I brought the practice of metta meditation with me to Japan and China, where I studied abroad for four years. Whenever I missed my family, encountered negative events, or felt like I was stuck in an uncertain and helpless situation, I turned to metta meditation for help.
I like to believe that by sending my thoughts of loving-kindness to my family and friends, they are protected by my wishes, and become well and happy.
By sending metta to a professor or a superior, he or she would give me an A+ or a pay raise (I’m only half-kidding). By sending it to someone with whom I’ve had a negative encounter, relationships will slowly turn for the better, enmity and ill will shall be transformed into love and light.
No, Metta doesn’t Solve Everything
Of course, there’s no guarantee that metta will always convert “negativity” into “positivity”, nor is it a panacea for everything in life.
However, I believe that it can help transform the state of one’s mind – To face life’s suffering and problems with a heart of loving-kindness and gentleness.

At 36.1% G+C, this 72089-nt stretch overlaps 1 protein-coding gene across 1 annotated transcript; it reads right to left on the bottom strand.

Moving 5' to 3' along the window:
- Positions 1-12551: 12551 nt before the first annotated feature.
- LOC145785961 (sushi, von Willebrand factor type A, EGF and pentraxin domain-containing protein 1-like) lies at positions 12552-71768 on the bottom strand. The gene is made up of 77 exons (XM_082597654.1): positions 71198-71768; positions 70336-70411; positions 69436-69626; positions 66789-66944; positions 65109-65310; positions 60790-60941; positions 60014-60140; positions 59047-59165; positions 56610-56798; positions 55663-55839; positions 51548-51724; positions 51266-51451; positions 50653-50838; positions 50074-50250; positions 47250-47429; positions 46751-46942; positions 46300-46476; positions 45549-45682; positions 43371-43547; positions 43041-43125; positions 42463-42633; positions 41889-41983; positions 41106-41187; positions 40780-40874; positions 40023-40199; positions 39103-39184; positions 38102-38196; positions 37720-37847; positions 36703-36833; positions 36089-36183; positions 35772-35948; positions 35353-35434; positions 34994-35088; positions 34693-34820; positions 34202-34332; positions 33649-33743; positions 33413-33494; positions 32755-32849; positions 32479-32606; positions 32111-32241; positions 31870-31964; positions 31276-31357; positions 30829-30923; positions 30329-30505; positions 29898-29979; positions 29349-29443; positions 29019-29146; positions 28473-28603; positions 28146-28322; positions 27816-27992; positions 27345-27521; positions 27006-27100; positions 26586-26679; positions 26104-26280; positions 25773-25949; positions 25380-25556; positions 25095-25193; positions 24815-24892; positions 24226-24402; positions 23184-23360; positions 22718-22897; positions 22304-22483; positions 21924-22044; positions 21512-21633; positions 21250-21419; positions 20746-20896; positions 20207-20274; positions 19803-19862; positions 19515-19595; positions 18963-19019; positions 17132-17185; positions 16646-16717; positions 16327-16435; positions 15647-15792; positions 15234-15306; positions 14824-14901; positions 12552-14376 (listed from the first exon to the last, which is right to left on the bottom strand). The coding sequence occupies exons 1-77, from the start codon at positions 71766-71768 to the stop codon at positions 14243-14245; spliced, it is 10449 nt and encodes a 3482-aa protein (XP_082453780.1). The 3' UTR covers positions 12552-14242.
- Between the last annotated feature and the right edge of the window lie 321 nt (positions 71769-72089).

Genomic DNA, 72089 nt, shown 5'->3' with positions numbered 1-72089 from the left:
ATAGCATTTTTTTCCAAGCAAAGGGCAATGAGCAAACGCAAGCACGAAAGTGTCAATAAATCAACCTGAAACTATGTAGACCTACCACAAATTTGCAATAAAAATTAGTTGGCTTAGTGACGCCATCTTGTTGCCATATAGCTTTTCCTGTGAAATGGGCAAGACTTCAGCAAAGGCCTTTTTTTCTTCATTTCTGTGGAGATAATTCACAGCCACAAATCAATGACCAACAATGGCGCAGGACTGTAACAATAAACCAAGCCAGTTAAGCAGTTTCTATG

Over time, as I became a yoga teacher and started leading mindfulness retreat expeditions to the Himalayas, I’ve developed and come up with my practice and cues for leading metta meditation.
These cues are of course consolidated from the various teachers mentioned above. During this pandemic lockdown, I decided to record a 30-min long guided metta meditation. I share it with anyone keen to explore and integrate this practice into their lives.
“Watch your thoughts, they become your words; watch your words, they become your actions; watch your actions, they become your habits; watch your habits, they become your character; watch your character, it becomes your destiny.” This quote is often attributed to Laotzu.
Can we make metta “loving-kindness” the character and destiny of our life?
If you find it hard to send loving thoughts in your mind, find a safe space and utter them out in words.